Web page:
<start:DesktopApplicationTile Size="2×2" Column="2" Row="0" DesktopApplicationLinkPath="%ALLUSERSPROFILE%\Microsoft\Windows\Start Menu\Programs\Software Center.lnk" />
    <start:DesktopApplicationTile Size="2×2" Column="4" Row="0" DesktopApplicationLinkPath="%APPDATA%\Microsoft\Windows\Start Menu\Programs\System Tools\File Explorer.lnk" />
    </start:Group>
    </defaultlayout:StartLayout>
    </StartLayoutCollection>
    </DefaultLayoutOverride>
    </LayoutModificationTemplate>[/code]

  • Customized Start Menu, Part 2: Shortcuts The other consideration here is that the tiles do not like to work with their default start menu entries. Without creating the shortcuts in the root Programs folder, the tiles will not appear! I create these in Powershell.

    [code language=”powershell”]#Create an all users Iexplore shortcut in root of Start menu (programs directory).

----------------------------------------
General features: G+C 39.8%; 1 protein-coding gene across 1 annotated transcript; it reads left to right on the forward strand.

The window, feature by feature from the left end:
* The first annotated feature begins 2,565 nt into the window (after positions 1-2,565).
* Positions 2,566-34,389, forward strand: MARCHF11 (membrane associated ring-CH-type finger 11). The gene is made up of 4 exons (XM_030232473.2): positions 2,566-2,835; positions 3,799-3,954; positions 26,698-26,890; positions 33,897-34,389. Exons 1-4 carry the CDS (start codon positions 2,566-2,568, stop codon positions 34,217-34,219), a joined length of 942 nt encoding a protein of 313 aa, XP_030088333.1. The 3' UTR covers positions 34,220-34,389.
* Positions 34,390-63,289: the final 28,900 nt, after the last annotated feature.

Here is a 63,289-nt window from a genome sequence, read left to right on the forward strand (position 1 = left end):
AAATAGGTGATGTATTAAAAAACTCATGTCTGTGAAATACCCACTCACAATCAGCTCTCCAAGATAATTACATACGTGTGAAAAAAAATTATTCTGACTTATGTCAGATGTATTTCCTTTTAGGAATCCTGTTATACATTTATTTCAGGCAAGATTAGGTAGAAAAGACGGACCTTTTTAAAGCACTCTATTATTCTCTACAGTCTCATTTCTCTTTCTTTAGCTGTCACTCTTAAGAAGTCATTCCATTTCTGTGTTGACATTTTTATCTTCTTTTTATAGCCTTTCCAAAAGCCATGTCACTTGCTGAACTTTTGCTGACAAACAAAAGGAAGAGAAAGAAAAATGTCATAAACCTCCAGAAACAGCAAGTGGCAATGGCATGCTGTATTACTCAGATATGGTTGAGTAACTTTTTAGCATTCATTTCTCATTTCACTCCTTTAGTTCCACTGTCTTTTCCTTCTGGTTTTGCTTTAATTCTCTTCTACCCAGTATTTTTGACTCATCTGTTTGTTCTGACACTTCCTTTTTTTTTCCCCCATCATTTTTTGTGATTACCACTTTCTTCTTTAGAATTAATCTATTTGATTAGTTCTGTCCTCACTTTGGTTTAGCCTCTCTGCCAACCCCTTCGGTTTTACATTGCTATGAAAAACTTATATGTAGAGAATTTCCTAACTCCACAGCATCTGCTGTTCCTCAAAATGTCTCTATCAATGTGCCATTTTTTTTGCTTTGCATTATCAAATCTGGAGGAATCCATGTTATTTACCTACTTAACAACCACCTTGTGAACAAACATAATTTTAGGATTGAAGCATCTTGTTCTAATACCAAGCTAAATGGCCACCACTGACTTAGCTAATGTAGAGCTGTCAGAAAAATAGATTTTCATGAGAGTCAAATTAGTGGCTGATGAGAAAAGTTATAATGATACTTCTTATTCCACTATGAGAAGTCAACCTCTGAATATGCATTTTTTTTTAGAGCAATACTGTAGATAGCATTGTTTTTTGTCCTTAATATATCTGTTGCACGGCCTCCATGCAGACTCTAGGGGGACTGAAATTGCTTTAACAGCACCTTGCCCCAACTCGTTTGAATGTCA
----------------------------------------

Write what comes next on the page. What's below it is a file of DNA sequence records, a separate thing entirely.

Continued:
#Without this shortcut the pin will not display on the customized start menu (laid down during task sequence)
    $WshShell = New-Object -ComObject WScript.Shell
    $Shortcut = $WshShell.CreateShortcut("C:\ProgramData\Microsoft\Windows\Start Menu\Programs\Internet Explorer.lnk")
    $Shortcut.TargetPath = "C:\Program Files (x86)\Internet Explorer\iexplore.exe"
    $Shortcut.Save()
    #Create a Software Center shortcut in root of start menu (programs directory).
    #Same reason as above. We have to specify the icon to display, else it will be blank
    #as iexplore points to an exe and software center does not (directly)
    $WshShell = New-Object -ComObject WScript.Shell
    $Shortcut = $WshShell.CreateShortcut("C:\ProgramData\Microsoft\Windows\Start Menu\Programs\Software Center.lnk")
    $Shortcut.TargetPath = "softwarecenter:"
    $Shortcut.IconLocation = "%SystemRoot%\CCM\scclient.exe,0"
    $Shortcut.Save()[/code]

  • Disable Edge Browser Looking to the future, I opted not to enable this step at the sites I’m an administrator of, but I left it in place for use at other locations utilizing my task sequences. This is a really simple “run command line” step.
    edge